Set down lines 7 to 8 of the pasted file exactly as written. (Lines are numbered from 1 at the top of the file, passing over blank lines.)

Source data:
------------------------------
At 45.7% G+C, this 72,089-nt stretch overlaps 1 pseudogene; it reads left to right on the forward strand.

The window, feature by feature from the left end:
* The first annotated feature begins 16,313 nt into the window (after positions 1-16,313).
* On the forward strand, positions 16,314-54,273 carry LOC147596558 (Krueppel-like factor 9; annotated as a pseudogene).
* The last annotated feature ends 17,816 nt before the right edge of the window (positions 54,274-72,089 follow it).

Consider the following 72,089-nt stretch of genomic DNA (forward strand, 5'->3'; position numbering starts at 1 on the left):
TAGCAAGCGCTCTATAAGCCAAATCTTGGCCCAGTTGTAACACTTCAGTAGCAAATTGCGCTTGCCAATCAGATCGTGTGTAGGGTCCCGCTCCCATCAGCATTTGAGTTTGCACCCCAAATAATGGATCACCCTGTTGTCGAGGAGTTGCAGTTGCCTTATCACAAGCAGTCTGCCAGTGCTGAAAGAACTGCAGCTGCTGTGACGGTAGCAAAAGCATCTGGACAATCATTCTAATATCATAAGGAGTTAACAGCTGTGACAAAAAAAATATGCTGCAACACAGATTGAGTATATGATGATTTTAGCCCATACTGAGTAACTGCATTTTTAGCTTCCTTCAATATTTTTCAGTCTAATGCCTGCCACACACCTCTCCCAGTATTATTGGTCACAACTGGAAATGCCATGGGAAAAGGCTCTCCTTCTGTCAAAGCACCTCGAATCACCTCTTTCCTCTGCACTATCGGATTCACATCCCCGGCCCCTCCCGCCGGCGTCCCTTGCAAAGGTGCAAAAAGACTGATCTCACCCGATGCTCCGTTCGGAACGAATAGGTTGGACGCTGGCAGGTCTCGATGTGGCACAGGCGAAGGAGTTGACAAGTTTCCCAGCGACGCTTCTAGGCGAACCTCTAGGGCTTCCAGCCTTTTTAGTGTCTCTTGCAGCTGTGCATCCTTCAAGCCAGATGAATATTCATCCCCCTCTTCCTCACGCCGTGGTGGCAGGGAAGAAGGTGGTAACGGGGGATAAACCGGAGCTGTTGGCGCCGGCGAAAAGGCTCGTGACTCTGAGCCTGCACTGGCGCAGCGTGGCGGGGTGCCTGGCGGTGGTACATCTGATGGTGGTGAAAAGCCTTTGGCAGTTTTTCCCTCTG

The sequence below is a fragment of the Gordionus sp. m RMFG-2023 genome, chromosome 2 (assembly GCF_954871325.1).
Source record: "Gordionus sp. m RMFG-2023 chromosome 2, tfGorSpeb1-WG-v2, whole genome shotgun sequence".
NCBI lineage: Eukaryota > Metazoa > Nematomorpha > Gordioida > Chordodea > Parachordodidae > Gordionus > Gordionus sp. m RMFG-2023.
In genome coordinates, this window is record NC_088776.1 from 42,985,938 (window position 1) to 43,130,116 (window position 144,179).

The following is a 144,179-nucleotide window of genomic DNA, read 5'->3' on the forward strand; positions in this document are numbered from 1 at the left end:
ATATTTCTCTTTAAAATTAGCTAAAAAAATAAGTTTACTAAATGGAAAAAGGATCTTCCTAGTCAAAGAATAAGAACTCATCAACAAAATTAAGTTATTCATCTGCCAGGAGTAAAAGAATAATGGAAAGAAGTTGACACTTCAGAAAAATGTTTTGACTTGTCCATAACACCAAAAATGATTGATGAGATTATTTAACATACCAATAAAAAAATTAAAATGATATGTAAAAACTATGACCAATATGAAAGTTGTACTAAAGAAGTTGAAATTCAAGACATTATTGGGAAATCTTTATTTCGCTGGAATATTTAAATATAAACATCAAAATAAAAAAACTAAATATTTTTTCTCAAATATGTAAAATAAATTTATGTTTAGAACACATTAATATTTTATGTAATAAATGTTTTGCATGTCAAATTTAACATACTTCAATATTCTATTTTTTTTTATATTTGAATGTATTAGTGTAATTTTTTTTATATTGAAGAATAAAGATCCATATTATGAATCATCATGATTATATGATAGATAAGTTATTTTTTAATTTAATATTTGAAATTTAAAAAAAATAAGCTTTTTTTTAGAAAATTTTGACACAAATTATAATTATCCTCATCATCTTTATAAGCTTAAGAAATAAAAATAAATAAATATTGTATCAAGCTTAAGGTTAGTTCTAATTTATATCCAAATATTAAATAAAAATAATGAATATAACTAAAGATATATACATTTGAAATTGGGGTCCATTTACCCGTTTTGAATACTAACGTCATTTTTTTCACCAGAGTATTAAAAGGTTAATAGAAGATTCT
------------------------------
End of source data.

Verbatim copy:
TAGCAAGCGCTCTATAAGCCAAATCTTGGCCCAGTTGTAACACTTCAGTAGCAAATTGCGCTTGCCAATCAGATCGTGTGTAGGGTCCCGCTCCCATCAGCATTTGAGTTTGCACCCCAAATAATGGATCACCCTGTTGTCGAGGAGTTGCAGTTGCCTTATCACAAGCAGTCTGCCAGTGCTGAAAGAACTGCAGCTGCTGTGACGGTAGCAAAAGCATCTGGACAATCATTCTAATATCATAAGGAGTTAACAGCTGTGACAAAAAAAATATGCTGCAACACAGATTGAGTATATGATGATTTTAGCCCATACTGAGTAACTGCATTTTTAGCTTCCTTCAATATTTTTCAGTCTAATGCCTGCCACACACCTCTCCCAGTATTATTGGTCACAACTGGAAATGCCATGGGAAAAGGCTCTCCTTCTGTCAAAGCACCTCGAATCACCTCTTTCCTCTGCACTATCGGATTCACATCCCCGGCCCCTCCCGCCGGCGTCCCTTGCAAAGGTGCAAAAAGACTGATCTCACCCGATGCTCCGTTCGGAACGAATAGGTTGGACGCTGGCAGGTCTCGATGTGGCACAGGCGAAGGAGTTGACAAGTTTCCCAGCGACGCTTCTAGGCGAACCTCTAGGGCTTCCAGCCTTTTTAGTGTCTCTTGCAGCTGTGCATCCTTCAAGCCAGATGAATATTCATCCCCCTCTTCCTCACGCCGTGGTGGCAGGGAAGAAGGTGGTAACGGGGGATAAACCGGAGCTGTTGGCGCCGGCGAAAAGGCTCGTGACTCTGAGCCTGCACTGGCGCAGCGTGGCGGGGTGCCTGGCGGTGGTACATCTGATGGTGGTGAAAAGCCTTTGGCAGTTTTTCCCTCTG

The sequence below is a fragment of the Gordionus sp. m RMFG-2023 genome, chromosome 2 (assembly GCF_954871325.1).